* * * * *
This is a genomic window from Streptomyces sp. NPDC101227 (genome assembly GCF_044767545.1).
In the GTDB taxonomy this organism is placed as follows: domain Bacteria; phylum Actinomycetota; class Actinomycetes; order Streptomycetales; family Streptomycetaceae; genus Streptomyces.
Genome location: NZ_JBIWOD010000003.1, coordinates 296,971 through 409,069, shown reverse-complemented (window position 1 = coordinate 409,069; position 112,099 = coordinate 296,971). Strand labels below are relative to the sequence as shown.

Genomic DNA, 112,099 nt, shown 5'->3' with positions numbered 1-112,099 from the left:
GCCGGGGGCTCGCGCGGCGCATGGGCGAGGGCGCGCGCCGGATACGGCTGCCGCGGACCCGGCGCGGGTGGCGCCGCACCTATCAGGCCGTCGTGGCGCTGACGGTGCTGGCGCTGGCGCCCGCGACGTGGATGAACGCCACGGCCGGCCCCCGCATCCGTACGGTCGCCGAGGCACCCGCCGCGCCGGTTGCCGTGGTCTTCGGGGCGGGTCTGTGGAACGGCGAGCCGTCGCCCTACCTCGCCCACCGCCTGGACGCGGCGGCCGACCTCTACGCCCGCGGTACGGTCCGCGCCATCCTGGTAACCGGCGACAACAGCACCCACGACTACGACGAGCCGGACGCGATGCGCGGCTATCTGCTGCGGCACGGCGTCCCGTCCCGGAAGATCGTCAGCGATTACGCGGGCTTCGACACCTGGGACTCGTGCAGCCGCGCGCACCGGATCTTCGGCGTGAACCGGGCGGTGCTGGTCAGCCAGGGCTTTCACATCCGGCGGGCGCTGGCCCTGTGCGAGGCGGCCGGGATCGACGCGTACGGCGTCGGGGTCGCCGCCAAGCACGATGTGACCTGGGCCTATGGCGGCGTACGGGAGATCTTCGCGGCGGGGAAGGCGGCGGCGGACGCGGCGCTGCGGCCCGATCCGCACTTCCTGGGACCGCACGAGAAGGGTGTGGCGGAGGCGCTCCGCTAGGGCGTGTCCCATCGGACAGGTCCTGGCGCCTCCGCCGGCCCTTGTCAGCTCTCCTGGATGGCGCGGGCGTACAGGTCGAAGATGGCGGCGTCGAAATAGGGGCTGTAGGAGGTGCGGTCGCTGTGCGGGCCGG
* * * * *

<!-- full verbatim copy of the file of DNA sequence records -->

This is a genomic window from Streptomyces sp. NPDC101227 (genome assembly GCF_044767545.1).
In the GTDB taxonomy this organism is placed as follows: domain Bacteria; phylum Actinomycetota; class Actinomycetes; order Streptomycetales; family Streptomycetaceae; genus Streptomyces.
Genome location: NZ_JBIWOD010000003.1, coordinates 296,971 through 409,069, shown reverse-complemented (window position 1 = coordinate 409,069; position 112,099 = coordinate 296,971). Strand labels below are relative to the sequence as shown.

Genomic DNA, 112,099 nt, shown 5'->3' with positions numbered 1-112,099 from the left:
GCCGGGGGCTCGCGCGGCGCATGGGCGAGGGCGCGCGCCGGATACGGCTGCCGCGGACCCGGCGCGGGTGGCGCCGCACCTATCAGGCCGTCGTGGCGCTGACGGTGCTGGCGCTGGCGCCCGCGACGTGGATGAACGCCACGGCCGGCCCCCGCATCCGTACGGTCGCCGAGGCACCCGCCGCGCCGGTTGCCGTGGTCTTCGGGGCGGGTCTGTGGAACGGCGAGCCGTCGCCCTACCTCGCCCACCGCCTGGACGCGGCGGCCGACCTCTACGCCCGCGGTACGGTCCGCGCCATCCTGGTAACCGGCGACAACAGCACCCACGACTACGACGAGCCGGACGCGATGCGCGGCTATCTGCTGCGGCACGGCGTCCCGTCCCGGAAGATCGTCAGCGATTACGCGGGCTTCGACACCTGGGACTCGTGCAGCCGCGCGCACCGGATCTTCGGCGTGAACCGGGCGGTGCTGGTCAGCCAGGGCTTTCACATCCGGCGGGCGCTGGCCCTGTGCGAGGCGGCCGGGATCGACGCGTACGGCGTCGGGGTCGCCGCCAAGCACGATGTGACCTGGGCCTATGGCGGCGTACGGGAGATCTTCGCGGCGGGGAAGGCGGCGGCGGACGCGGCGCTGCGGCCCGATCCGCACTTCCTGGGACCGCACGAGAAGGGTGTGGCGGAGGCGCTCCGCTAGGGCGTGTCCCATCGGACAGGTCCTGGCGCCTCCGCCGGCCCTTGTCAGCTCTCCTGGATGGCGCGGGCGTACAGGTCGAAGATGGCGGCGTCGAAATAGGGGCTGTAGGAGGTGCGGTCGCTGTGCGGGCCGG